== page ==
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AFSCME and DC 37 honor labor legend Lillian Roberts with scholarship in her name

Lillian Roberts speaks as DC 37 Executive Director Henry Garrido (left) and AFSCME President Lee Saunders look on. Photo: District Council 37
AFSCME and DC 37 honor labor legend Lillian Roberts with scholarship in her name
By Pete Levine ·

AFSCME President Lee Saunders, District Council 37 Executive Director Henry Garrido and others honored an AFSCME legend last week – former DC 37 Executive Director and International Executive Board member Lillian Roberts.

During an event last Thursday, they reflected on her remarkable career and announced an endowed scholarship in her name through the City University of New York’s (CUNY) School of Labor and Urban Studies.

“Lillian is such an unbelievable woman in the work that she has done and the accomplishments that she has made,” Saunders said. “We wanted to set up a scholarship that would reward family members or members of AFSCME going to CUNY, giving them some help so they could finish their schooling. So maybe one day we can have another Lillian Roberts on our hands.”

Roberts’ roots in the labor movement began in 1947, in Chicago. Working as a nurse’s aide, she fought for her fellow workers at a University of Chicago hospital nursery and was chosen as the shop steward of their AFSCME Local, launching a career that would span seven decades.

Her talents were recognized by another New York labor icon, Victor Gotbaum, who was then organizing in Chicago and would later helm DC 37. Roberts began organizing mental hospital workers in Illinois, which would serve as a springboard to a position on AFSCME’s International Executive Board in 1964, where she was the first Black woman to serve as an international vice president.

The following year, she moved to New York and joined DC 37, where she would focus on organizing health care workers.

A founding member of the Coalition of Black Trade Unionists, Roberts became a leader in fighting for health care workers’ rights. She was jailed for 11 days in 1968 by then-Gov. Nelson Rockefeller for leading a successful strike on behalf of state institutional hospital workers.

Throughout her tenure as associate director and, later, executive director of DC 37 (she was elected in 2002), Roberts continued to organize workers, fought against outsourcing and privatization, negotiated historic contracts and, in various leadership roles in the labor movement, remained a tireless advocate for workers.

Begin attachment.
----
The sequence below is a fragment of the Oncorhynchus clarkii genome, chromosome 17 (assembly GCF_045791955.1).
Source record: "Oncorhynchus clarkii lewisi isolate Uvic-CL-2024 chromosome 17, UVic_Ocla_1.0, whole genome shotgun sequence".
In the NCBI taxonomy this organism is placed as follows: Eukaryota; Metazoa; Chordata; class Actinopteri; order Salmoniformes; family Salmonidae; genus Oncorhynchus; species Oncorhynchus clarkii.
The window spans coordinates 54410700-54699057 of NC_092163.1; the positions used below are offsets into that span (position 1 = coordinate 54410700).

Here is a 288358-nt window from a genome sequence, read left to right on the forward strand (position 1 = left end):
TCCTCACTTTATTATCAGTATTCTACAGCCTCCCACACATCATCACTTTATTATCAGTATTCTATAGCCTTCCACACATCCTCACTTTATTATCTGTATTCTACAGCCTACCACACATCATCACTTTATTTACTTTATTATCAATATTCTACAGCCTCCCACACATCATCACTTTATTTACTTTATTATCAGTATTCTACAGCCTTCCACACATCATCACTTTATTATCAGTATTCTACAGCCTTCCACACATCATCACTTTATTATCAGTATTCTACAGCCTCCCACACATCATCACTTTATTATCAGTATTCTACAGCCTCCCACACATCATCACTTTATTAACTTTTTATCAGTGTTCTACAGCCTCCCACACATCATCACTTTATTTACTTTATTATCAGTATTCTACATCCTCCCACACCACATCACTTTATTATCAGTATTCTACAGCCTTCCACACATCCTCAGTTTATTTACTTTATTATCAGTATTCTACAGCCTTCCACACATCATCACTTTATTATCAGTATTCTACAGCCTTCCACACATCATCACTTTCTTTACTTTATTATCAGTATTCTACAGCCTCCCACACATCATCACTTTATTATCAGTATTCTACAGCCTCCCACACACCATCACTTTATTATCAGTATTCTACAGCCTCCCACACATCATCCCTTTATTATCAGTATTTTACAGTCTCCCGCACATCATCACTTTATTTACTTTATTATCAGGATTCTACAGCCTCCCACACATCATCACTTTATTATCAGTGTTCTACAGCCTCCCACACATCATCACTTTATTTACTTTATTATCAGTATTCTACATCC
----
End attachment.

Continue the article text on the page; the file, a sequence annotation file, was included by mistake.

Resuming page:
“Without Lillian Roberts, there would be no Education Fund at DC 37,” said Executive Director Garrido. “Without Lillian Roberts, this union would have no Welfare Fund. I am a testimony of the influence she had on many of our leaders.”

The Lillian Roberts Endowed Scholarship will provide two annual scholarships of $1,250 to students who best exemplify Roberts’ commitment to equality, diversity or social justice for women. One scholarship will be awarded to a DC 37 member (or their child), and one will be awarded to an AFSCME member (or their child).

“I am honored to have this scholarship named for me,” said Roberts. “Even though I am retired, my mind is always about ‘What you are doing?’ and how important it is to do what can be done right here. I’m just grateful and hope this scholarship brings out the love, admiration and care future students will have for our brothers and sisters.”

Scholarship recipients will attend classes in the CUNY School of Labor and Urban Studies, which offers undergraduate and graduate degree programs designed to meet the needs of working adults as well as traditional-age college students who seek to learn more about the challenges confronting poor and working-class populations in the workplace and in the community.

To learn more about Lillian Roberts’ remarkable career, visit the AFSCME archives at The Walter P. Reuther library.

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